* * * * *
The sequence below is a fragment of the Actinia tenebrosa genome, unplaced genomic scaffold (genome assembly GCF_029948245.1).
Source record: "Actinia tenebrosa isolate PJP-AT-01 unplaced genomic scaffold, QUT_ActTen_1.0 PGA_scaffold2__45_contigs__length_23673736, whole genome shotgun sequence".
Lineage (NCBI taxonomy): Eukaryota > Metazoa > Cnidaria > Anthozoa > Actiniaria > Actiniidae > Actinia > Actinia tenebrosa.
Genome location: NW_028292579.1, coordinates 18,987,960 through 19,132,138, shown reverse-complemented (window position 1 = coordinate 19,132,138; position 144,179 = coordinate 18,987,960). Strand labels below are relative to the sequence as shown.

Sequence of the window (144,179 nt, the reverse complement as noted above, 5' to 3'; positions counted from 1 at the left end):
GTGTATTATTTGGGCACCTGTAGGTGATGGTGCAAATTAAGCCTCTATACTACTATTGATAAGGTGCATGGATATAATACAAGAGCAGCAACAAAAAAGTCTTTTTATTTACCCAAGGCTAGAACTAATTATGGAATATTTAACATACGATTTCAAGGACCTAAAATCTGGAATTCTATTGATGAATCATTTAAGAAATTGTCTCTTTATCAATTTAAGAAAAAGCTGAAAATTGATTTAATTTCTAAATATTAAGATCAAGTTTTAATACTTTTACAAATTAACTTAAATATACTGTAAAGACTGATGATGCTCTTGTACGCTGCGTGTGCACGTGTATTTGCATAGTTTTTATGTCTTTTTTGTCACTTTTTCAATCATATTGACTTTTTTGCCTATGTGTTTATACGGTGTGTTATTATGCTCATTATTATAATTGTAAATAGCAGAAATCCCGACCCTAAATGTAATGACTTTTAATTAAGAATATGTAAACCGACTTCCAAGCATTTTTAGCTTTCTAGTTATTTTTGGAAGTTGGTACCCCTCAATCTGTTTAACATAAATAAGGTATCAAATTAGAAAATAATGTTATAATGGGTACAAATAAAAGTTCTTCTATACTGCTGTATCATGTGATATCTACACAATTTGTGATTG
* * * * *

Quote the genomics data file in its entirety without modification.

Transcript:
The sequence below is a fragment of the Actinia tenebrosa genome, unplaced genomic scaffold (genome assembly GCF_029948245.1).
Source record: "Actinia tenebrosa isolate PJP-AT-01 unplaced genomic scaffold, QUT_ActTen_1.0 PGA_scaffold2__45_contigs__length_23673736, whole genome shotgun sequence".
Lineage (NCBI taxonomy): Eukaryota > Metazoa > Cnidaria > Anthozoa > Actiniaria > Actiniidae > Actinia > Actinia tenebrosa.
Genome location: NW_028292579.1, coordinates 18,987,960 through 19,132,138, shown reverse-complemented (window position 1 = coordinate 19,132,138; position 144,179 = coordinate 18,987,960). Strand labels below are relative to the sequence as shown.

Sequence of the window (144,179 nt, the reverse complement as noted above, 5' to 3'; positions counted from 1 at the left end):
GTGTATTATTTGGGCACCTGTAGGTGATGGTGCAAATTAAGCCTCTATACTACTATTGATAAGGTGCATGGATATAATACAAGAGCAGCAACAAAAAAGTCTTTTTATTTACCCAAGGCTAGAACTAATTATGGAATATTTAACATACGATTTCAAGGACCTAAAATCTGGAATTCTATTGATGAATCATTTAAGAAATTGTCTCTTTATCAATTTAAGAAAAAGCTGAAAATTGATTTAATTTCTAAATATTAAGATCAAGTTTTAATACTTTTACAAATTAACTTAAATATACTGTAAAGACTGATGATGCTCTTGTACGCTGCGTGTGCACGTGTATTTGCATAGTTTTTATGTCTTTTTTGTCACTTTTTCAATCATATTGACTTTTTTGCCTATGTGTTTATACGGTGTGTTATTATGCTCATTATTATAATTGTAAATAGCAGAAATCCCGACCCTAAATGTAATGACTTTTAATTAAGAATATGTAAACCGACTTCCAAGCATTTTTAGCTTTCTAGTTATTTTTGGAAGTTGGTACCCCTCAATCTGTTTAACATAAATAAGGTATCAAATTAGAAAATAATGTTATAATGGGTACAAATAAAAGTTCTTCTATACTGCTGTATCATGTGATATCTACACAATTTGTGATTG